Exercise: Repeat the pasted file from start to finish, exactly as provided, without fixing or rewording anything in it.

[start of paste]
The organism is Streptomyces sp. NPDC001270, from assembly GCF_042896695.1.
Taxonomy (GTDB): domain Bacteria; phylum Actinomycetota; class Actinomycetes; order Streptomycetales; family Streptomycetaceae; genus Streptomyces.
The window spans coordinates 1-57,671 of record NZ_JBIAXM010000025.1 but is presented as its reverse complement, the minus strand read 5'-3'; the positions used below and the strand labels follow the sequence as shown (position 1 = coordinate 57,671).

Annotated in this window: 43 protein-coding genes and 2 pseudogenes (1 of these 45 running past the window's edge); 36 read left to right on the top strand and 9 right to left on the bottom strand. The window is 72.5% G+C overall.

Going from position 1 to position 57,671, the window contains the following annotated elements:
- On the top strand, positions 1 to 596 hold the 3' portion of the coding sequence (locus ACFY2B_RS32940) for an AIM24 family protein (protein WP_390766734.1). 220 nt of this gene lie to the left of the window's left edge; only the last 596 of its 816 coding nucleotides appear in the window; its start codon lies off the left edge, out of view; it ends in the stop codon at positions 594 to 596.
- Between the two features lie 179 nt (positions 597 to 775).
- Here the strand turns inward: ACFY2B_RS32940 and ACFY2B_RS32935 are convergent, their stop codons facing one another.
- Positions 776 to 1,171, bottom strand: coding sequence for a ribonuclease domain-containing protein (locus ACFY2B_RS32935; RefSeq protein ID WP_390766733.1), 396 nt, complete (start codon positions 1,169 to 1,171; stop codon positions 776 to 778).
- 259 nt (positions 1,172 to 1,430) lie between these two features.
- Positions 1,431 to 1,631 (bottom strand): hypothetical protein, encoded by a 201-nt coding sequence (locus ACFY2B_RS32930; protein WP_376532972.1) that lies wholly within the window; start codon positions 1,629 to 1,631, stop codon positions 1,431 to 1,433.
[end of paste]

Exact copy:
The organism is Streptomyces sp. NPDC001270, from assembly GCF_042896695.1.
Taxonomy (GTDB): domain Bacteria; phylum Actinomycetota; class Actinomycetes; order Streptomycetales; family Streptomycetaceae; genus Streptomyces.
The window spans coordinates 1-57,671 of record NZ_JBIAXM010000025.1 but is presented as its reverse complement, the minus strand read 5'-3'; the positions used below and the strand labels follow the sequence as shown (position 1 = coordinate 57,671).

Annotated in this window: 43 protein-coding genes and 2 pseudogenes (1 of these 45 running past the window's edge); 36 read left to right on the top strand and 9 right to left on the bottom strand. The window is 72.5% G+C overall.

Going from position 1 to position 57,671, the window contains the following annotated elements:
- On the top strand, positions 1 to 596 hold the 3' portion of the coding sequence (locus ACFY2B_RS32940) for an AIM24 family protein (protein WP_390766734.1). 220 nt of this gene lie to the left of the window's left edge; only the last 596 of its 816 coding nucleotides appear in the window; its start codon lies off the left edge, out of view; it ends in the stop codon at positions 594 to 596.
- Between the two features lie 179 nt (positions 597 to 775).
- Here the strand turns inward: ACFY2B_RS32940 and ACFY2B_RS32935 are convergent, their stop codons facing one another.
- Positions 776 to 1,171, bottom strand: coding sequence for a ribonuclease domain-containing protein (locus ACFY2B_RS32935; RefSeq protein ID WP_390766733.1), 396 nt, complete (start codon positions 1,169 to 1,171; stop codon positions 776 to 778).
- 259 nt (positions 1,172 to 1,430) lie between these two features.
- Positions 1,431 to 1,631 (bottom strand): hypothetical protein, encoded by a 201-nt coding sequence (locus ACFY2B_RS32930; protein WP_376532972.1) that lies wholly within the window; start codon positions 1,629 to 1,631, stop codon positions 1,431 to 1,433.